2. 1 point
    I recently ran into some discussion on this and wish I remembered where I saw it. The recommendation was this: https://www.bhphotovideo.com/c/product/1249877-REG/ruggard_rc_fc714_fabric_rain_shield_small.html I just ordered one myself and hope to never use it.
  3. 1 point
    SOLVED: So it turns out I just had to give it a bit more force which I was hesitant to do at the start. Pressing inwards on the plastic side with the "Steadicam" logo helped as I pulled down the back corner at the same time.
  4. 1 point
    Incredible shot Alec! Also love reading about it. Just the BTS of you on the crane and the hallway spinning gave me vertigo, your level of focus was amazing!
  5. 1 point
    Paralinx Arrow-X has sold. SOLD:ChargerExovestPro Arm Dionic HC batteries Walter Klassen Vest Paralinx Arrow-XFOR SALE:M1 w/ Volt gimbal. V-mount and Goldmount plates for Battery hanger. REDUCED: $27,500.00 (price is firm) Cmotion Cvolution FF kit REDUCED: $4,500.00
  6. 1 point
    Hey Guys, At my last Gig I noticed that there is some play in one of the Screws that secures the Male Socket Block. Is this normal or is there something wrong? Is it easy to disassemble the Socket Block and look into the thread or is it very hard to assemble it again because of the Spring? It is a 3A Luna Arm. Right now I am a bit afraid of using my rig so I am very thankful for your answers. Best, Chris Attached is a Link to a video where you can see the play in the thread.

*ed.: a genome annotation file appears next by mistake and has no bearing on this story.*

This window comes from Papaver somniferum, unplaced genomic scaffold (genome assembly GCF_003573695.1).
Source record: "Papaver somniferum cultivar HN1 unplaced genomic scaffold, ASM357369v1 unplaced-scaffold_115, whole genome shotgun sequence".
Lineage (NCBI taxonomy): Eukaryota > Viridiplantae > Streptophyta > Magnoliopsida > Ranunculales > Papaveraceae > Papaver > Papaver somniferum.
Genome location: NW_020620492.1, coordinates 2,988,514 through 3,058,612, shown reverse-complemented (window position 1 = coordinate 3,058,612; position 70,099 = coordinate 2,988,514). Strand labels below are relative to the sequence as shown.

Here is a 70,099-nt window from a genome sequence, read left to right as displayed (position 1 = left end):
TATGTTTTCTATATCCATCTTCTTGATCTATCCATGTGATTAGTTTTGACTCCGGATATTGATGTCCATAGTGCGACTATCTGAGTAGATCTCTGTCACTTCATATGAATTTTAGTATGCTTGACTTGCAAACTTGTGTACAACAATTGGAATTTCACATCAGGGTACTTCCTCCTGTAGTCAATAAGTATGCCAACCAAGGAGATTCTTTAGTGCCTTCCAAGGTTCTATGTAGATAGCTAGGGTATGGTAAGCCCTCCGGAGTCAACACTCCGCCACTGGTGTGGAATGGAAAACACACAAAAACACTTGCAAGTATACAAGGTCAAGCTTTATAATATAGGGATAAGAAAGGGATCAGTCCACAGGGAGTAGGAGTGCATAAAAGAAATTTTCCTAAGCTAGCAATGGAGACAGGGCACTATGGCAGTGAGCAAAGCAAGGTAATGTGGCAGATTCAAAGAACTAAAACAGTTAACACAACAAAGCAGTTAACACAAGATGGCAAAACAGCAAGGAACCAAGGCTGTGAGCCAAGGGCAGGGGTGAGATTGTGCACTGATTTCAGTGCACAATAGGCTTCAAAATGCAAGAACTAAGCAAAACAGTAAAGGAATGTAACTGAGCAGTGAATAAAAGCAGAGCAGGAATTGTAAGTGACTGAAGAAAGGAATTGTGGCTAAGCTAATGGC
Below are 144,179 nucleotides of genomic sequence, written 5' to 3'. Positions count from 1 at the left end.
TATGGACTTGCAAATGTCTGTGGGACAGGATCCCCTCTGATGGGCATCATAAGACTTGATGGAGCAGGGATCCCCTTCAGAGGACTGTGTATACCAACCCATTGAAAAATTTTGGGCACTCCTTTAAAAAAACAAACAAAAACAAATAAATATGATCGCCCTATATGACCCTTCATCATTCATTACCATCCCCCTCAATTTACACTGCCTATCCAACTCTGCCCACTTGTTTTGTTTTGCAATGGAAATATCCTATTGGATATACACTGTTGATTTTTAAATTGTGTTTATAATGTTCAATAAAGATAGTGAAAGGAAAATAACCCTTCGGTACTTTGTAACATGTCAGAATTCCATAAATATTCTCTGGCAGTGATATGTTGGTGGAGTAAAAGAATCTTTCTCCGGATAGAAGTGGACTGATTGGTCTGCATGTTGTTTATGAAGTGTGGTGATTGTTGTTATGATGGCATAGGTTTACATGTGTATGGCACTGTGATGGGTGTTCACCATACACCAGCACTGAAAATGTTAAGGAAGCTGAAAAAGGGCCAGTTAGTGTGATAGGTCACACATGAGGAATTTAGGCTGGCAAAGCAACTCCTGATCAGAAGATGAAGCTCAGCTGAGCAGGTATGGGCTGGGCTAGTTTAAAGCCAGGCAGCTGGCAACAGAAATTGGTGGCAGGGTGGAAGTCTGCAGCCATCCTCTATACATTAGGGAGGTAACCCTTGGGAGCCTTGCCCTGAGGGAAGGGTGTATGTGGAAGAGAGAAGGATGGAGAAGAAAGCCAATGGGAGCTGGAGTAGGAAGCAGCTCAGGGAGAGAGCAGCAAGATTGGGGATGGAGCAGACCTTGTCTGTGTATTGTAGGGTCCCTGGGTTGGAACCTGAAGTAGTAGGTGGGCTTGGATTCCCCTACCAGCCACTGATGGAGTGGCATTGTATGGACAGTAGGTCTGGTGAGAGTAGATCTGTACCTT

7. 1 point
    because we are out of the 80's (and we've learned you can't turn it to gold) I'm amazed that people do this...I remember doing this with my model 2 for gawd's sake (yes, I'm old). Add a battery (ding ding), a recorder, a gyro, a rear-view mirror, a squirt gun, a fart machine, a dvd player to watch movies during boring shots, a sign-up sheet and pen for the cute extras, a business card dispenser, a printer to spit out invoices while you walk by the upm, a spare pair of shoes, deoderant, a back-up gimbal...something useful -- not dead weight! rb
  8. -1 points
    Get a rig approiate for the equipment being flown.